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Wilson's Prom & Camel's Hump 

First of all, a hearty G'day to all the Morris people that are coming back online. Are your mailboxes full? I thought so... heh This will be a short one, I promise :)


View from the trail at Wilson's Prom.

Two weekends ago we left on a bushwalking trip to Wilson's Prometory Point National park. This park contains the furthest south point on mainland Australia. We numbered four: myself, Jen, John, and Art (the wonderful guy with the car).

We headed out Friday evening and drove for four hours through the darkness. The last 20 kilometers inside the park we saw probably 30 kangaroos and 10 or so wombats on the road. We crashed out in the main campground until morning. My Lonely Planet guide (the best guide books bar none by the way), put the walk at two days, with one overnight stop. Against my better judgement, the group decided to get the overnight permit to stop one campsite further than the guide said. We would pay for this later...


John, Art, Jen and myself.

The park is bounded by ocean on three sides, the trail we hiked afforded nice vistas of the ocean and sand beaches at many spots. We started walking at 8:30am, we reached the suggested campsite at around 4:30pm after covering around 18km. There still remained 9km to our site, and we soon discovered why Lonely Planet opted to stop. The last leg was sustained uphill for 5km and than sustained downhill for the last 4. We arrived completely stuffed just before dark at our campsite. We had a meal of pasta noodles and rice and hit the sack at 8pm.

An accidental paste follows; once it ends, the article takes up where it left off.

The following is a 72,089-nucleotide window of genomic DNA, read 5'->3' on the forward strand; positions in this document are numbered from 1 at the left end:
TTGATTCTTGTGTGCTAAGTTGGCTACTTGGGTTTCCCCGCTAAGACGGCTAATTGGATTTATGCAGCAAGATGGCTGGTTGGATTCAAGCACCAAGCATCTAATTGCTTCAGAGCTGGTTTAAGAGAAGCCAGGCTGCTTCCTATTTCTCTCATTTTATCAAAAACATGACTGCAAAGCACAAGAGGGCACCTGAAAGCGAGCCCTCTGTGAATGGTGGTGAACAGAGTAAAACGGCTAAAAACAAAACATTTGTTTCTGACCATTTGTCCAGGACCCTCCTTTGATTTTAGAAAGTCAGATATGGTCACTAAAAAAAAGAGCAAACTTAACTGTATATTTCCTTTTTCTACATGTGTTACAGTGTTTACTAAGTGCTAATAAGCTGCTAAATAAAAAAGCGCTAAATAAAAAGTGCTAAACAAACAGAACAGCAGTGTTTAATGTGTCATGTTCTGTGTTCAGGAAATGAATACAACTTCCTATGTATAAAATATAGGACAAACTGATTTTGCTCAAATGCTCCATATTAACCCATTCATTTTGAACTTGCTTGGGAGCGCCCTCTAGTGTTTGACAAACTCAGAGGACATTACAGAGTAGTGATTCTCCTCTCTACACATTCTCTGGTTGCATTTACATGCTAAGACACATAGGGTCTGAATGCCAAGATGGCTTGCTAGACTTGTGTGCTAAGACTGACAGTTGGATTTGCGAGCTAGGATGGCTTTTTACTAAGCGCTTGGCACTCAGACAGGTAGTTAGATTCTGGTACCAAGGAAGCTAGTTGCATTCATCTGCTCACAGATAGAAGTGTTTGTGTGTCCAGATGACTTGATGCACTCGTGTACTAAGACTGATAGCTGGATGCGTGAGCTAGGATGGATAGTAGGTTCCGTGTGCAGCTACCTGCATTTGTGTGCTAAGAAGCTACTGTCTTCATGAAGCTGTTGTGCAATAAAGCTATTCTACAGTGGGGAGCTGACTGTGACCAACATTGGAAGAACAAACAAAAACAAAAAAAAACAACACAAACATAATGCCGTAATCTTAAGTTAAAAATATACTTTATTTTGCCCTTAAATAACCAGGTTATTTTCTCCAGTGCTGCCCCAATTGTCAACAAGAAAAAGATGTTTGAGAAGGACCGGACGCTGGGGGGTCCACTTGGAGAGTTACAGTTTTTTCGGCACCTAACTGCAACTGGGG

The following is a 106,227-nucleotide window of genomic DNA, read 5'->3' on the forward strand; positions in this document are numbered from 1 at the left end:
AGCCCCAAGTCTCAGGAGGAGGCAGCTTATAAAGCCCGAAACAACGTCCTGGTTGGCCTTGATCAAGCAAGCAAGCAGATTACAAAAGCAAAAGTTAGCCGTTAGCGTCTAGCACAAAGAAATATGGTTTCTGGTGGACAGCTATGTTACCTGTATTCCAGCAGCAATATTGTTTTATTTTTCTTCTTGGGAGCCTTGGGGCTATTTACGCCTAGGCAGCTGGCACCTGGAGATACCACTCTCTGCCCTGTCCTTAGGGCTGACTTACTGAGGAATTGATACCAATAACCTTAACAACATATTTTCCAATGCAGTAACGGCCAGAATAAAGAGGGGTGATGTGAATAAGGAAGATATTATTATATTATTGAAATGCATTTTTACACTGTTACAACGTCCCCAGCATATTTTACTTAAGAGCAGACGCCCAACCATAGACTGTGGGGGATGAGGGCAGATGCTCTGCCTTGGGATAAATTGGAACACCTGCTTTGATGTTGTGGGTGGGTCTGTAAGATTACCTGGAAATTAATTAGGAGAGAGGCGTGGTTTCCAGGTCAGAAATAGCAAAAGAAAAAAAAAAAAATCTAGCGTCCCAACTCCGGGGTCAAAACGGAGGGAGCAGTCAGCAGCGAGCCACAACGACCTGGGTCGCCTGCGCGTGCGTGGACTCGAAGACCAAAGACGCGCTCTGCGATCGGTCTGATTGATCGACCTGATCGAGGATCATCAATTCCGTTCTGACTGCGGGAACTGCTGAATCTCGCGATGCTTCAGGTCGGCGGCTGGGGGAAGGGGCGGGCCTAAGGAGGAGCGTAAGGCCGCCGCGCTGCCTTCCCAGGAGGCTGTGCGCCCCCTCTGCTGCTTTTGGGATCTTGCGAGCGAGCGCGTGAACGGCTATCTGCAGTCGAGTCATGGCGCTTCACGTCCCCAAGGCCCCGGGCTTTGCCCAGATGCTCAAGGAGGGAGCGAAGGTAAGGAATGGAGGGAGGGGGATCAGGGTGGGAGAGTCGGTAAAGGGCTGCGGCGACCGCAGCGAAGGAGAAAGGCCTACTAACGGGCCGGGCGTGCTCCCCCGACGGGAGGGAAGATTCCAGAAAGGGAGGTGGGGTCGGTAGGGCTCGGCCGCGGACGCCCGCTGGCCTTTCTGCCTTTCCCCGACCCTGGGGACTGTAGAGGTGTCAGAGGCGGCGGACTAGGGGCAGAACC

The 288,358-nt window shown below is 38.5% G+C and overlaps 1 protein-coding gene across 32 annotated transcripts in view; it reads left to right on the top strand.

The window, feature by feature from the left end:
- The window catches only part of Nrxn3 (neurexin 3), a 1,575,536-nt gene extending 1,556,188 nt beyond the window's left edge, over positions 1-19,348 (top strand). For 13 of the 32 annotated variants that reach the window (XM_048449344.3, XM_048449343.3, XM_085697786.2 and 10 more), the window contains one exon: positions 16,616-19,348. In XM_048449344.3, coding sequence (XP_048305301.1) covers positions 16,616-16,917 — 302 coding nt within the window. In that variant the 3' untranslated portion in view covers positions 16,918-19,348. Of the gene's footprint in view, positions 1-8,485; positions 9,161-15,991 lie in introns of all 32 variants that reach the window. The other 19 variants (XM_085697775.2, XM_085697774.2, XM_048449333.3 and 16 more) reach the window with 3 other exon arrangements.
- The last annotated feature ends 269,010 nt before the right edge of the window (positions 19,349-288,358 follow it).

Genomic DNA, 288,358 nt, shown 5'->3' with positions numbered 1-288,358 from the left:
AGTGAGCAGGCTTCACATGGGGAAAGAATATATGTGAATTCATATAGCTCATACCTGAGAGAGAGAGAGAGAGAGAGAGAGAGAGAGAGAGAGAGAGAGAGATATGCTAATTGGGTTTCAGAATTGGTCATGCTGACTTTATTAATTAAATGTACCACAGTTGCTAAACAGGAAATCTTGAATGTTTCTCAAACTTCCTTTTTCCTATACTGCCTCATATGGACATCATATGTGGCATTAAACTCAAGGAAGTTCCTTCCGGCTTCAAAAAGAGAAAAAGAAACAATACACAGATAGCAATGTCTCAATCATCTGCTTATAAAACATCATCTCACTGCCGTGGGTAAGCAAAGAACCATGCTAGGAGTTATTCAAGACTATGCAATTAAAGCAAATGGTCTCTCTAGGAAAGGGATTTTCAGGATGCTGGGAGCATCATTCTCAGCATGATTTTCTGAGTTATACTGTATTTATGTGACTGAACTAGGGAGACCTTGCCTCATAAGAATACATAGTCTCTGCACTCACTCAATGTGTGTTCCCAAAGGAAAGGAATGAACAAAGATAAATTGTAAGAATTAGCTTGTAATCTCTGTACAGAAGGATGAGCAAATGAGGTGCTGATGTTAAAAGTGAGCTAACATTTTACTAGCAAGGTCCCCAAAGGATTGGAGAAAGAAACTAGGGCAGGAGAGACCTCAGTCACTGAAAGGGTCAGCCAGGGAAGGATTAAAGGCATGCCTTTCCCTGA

Taking a little nap after the long hike.

The next day was much easier terrain, we traveled 16km to reach the car park. We send John down in some ladies car to go get Art's car from the other car park. Art, Jen and I hid our packs and took a 6km return trek to the top of Mt. Oberon (good view of all the country we had covered in the last few days).

The next week I spent doing all the school work that I had to get done before I leave today for two weeks in Tasmania. Six of us, Art, John, Johan, Dean, Dave, and myself are going to walk the Overland track ( this is like bushwalking Mecca here). With all my work done, I should be able to spend some time after the Overland track touring the rest of the state.


Keith climbing the Witch.

Oh, I also finally got to go climbing on real rock last weekend. I went with some of the outdoor pursuits people to this nearby crag, Camel's Hump. It was fairly cold and almost as windy as Morris. The cold hampered everyone's desire to climb, but that didn't stop me from getting a few climbs in. I climbed the Witch (grade 17, 5.8?) twice. The rock was so cold that the second half of the climb one's fingers were completely numb, you just had to grab on and hope you were on a hold. After a bit of trashing I made it up both times (though I blew the onsight flash when I took a stupid fall right at the start). I think I know why the locals aren't too keen to go out on real rock yet.

Well I'm outta here. Talk to y'all when I get back.


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